Research Article | Open Access
Hany Akeel Al-hussaniy1 , Raghid R. Altalebi2, Ali H. Albu-Rghaif3 and Abdul-Ghaffar A. Abdul-Amir4
1Department of Clinical Pharmacy, Al-Karama Hospital, Baghdad, Iraq.
2College of Family Physicians of Canada, College of Physicians and Surgeons of Alberta, Canada.
3Department of Pharmacy, Ashur University Collage, Baghdad, Iraq.
4Department of Pharmacology, College of Pharmacy, University of Baghdad, Iraq.
J Pure Appl Microbiol. 2022;16(1):201-206 | Article Number: 7368 | © The Author(s). 2022
Received: 12/10/2021 | Accepted: 29/11/2021 | Published online: 07/01/2022
Issue online: March 2022

Diseases of the respiratory system are a common cause of antibiotic prescription in Iraq and worldwide. Technology has been recently used for its diagnosis, such as the Film Array Respiratory Panel. This study aims to identify the correlation between the diagnosis and treatment of respiratory tract infections with the result of polymerase chain reaction (PCR) for respiratory viruses. A descriptive, cross-sectional, retrospective study included 134 patients treated at Alkharama Hospital and the Private Hospital in Baghdad, Iraq, in the period from January 2020 to March 2020 For all cases, the results of the panel and the treatment received by the patients were analysed. 58% received antibiotic treatment upon admission, 13% combined treatment (antibiotic + antiviral), 27% received symptomatic treatment, and 2% were treated with the first-instance antiviral. After the result, 38% continued with antibiotics, 30% with antibiotics and antivirals, 13.8% with antivirals and 18.2% with symptomatic treatment. Despite the worldwide alarm over antimicrobial resistance, patients continue to be treated with antibiotics due to a situation that is influenced by several factors.


Respiratory viral infections, PR FilmArray, antibiotics, antimicrobial resistance


Diseases of the respiratory system represent one of the leading causes of medical care in the world. They are common ailments of all ages, whose aetiology varies according to age, environmental circumstances, climate, healthcare setting, and underlying diseases.1,2 Most respiratory infections only affect the upper respiratory tract and can be considered mild, benign, and self-limited (common cold, rhinitis, and pharyngotonsillitis). In Iraq, acute upper respiratory infection is considered the leading cause of illness and a primary reason for seeking medical attention. Respiratory viruses are the main cause in up to 70–90% of cases. Rhinovirus has been documented in adulthood, followed by influenza A and B viruses, coronavirus, and adenovirus; the most common in children are respiratory syncytial virus (RSV), parainfluenza virus 1,2,3, influenza A and B virus, adenovirus and rhinovirus. In a smaller proportion, between 15 and 30% of cases in children and between 5 and 20% in adults, the aetiology is bacterial: Streptococcus pyogenes, Streptococcus pneumoniae, Mycoplasma pneumoniae, Neisseria meningitides, and Neisseria gonorrhoeae.3,4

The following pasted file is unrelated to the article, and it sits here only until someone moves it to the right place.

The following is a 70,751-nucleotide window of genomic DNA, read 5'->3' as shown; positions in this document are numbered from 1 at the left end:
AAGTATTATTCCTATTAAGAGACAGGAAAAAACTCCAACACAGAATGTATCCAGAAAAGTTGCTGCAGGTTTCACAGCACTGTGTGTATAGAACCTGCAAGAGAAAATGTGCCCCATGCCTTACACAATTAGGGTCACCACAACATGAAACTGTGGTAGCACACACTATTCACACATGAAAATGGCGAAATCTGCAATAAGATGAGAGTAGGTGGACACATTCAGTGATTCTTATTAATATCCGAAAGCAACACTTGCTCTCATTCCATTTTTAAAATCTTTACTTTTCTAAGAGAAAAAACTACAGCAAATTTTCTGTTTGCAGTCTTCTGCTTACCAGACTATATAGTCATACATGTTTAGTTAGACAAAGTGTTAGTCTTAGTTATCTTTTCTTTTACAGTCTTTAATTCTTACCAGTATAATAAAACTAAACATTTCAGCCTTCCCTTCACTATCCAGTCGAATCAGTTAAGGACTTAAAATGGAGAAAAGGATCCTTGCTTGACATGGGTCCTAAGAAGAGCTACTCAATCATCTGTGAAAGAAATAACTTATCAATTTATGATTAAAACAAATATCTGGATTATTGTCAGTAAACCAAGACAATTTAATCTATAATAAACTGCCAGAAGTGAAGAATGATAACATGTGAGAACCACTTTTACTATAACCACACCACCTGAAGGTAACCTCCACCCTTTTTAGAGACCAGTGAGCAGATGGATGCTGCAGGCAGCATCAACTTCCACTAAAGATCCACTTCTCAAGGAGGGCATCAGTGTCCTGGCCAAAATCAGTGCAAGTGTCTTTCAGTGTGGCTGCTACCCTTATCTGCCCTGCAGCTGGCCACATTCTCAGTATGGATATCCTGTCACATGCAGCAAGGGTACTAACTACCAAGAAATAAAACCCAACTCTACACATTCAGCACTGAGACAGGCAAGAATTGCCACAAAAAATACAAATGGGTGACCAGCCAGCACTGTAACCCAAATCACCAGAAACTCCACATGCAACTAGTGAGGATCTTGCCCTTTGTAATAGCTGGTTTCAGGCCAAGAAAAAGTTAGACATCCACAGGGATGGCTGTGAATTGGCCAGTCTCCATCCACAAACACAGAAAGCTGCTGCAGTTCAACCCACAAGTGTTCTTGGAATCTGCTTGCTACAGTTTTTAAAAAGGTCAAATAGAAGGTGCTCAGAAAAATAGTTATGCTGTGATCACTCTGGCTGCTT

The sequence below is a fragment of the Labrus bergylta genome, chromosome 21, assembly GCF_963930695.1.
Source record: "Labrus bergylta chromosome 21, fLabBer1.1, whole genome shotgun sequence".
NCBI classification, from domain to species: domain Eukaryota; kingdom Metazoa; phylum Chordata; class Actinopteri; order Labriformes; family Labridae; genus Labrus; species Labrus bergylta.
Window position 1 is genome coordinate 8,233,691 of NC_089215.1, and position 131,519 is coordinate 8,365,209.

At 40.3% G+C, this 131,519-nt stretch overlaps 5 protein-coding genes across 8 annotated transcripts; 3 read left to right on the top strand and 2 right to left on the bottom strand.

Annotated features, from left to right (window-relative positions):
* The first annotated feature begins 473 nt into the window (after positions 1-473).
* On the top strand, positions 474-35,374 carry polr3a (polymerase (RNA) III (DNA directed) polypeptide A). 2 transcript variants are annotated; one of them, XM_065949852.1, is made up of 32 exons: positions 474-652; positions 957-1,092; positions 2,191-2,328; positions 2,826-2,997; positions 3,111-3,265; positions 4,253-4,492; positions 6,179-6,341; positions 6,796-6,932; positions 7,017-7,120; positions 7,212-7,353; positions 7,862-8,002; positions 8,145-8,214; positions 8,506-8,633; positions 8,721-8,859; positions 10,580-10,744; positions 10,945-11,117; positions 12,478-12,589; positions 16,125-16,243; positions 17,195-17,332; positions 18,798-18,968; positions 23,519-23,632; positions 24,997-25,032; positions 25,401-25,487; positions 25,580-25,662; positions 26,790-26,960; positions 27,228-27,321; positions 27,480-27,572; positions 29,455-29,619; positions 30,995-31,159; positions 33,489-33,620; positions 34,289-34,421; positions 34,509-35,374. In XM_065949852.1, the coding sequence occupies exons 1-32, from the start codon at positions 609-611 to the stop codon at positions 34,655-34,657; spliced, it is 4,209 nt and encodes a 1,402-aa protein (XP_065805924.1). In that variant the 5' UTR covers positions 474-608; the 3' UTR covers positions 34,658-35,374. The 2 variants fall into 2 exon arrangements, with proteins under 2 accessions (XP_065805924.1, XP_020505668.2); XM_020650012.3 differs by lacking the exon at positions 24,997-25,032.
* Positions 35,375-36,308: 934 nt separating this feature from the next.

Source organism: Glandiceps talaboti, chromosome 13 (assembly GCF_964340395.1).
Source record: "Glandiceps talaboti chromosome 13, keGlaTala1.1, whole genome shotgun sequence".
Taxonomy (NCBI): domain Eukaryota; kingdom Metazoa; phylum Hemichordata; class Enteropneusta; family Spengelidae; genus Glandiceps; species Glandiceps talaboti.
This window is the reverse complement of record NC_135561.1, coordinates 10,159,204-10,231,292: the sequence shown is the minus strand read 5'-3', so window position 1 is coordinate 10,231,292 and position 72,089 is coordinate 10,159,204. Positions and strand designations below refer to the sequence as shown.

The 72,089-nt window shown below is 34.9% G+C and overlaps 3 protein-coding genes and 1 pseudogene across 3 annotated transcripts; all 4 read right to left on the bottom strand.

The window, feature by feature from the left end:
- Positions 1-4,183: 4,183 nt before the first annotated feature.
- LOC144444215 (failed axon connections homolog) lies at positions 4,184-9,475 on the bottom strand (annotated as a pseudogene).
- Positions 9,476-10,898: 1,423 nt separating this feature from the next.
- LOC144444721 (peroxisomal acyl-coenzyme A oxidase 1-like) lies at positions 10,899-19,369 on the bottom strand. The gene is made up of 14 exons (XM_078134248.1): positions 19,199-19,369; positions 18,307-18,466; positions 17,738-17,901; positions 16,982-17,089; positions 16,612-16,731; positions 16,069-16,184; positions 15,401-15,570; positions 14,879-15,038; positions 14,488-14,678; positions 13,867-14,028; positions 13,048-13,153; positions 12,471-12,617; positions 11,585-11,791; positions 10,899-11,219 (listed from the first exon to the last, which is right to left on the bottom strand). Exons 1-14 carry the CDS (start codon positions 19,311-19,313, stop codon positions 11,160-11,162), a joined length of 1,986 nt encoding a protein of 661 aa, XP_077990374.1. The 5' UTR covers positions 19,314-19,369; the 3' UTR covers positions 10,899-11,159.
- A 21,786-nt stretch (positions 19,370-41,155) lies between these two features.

However, only 5% Of respiratory diseases it is estimated that may involve the lower and middle respiratory tract (bronchitis, bronchiolitis, and pneumonia); they are potentially more severe and, most times, require hospital admission.5 The complications of these diseases in adulthood are related to comorbidities in the patient and senescence.2,6,7 Acute lower respiratory tract infections and other chronic lung diseases are considered among the most common causes of severe illness and death worldwide.8

In previous years, identifying the aetiology of the virus was methodologically difficult, which is why few hospitals followed this approach. In recent years, techniques for diagnosing respiratory tract infections have advanced, currently using the detection of nucleic acids of the virus, with tests such as polymerase chain reaction (PCR), with a sensitivity of 95–100% and 99–100% specificity.9 Because it is common for more than one virus to be involved in these infections, it was necessary to design multiplex PCR methods in which different viruses can be simultaneously identified.10 Other options are PCR coupled to optical enzyme immunoassay, which are systems for detecting amplification products using probes immobilised on a different chemical nature surface.1

The current use of antibiotics, antivirals, and other antimicrobials are increasingly alarming. However, it is known that antimicrobial resistance is a phenomenon that appears naturally over time. This process is accelerated by the inappropriate use of antimicrobials, as well as their excessive prescription. The use of antibiotics is considered unnecessary or inappropriate in up to half of the patients.11-13

It is hoped that when the doctors have studies to identify the possible aetiology of the respiratory infection being treated, they will make more rational use of antibiotics. This study evaluated therapeutic behaviour in a private hospital when a positive result was given in identifying respiratory viruses. The most frequent viral agents and the respiratory pathologies in those who underwent the test are described.

Materials and Methods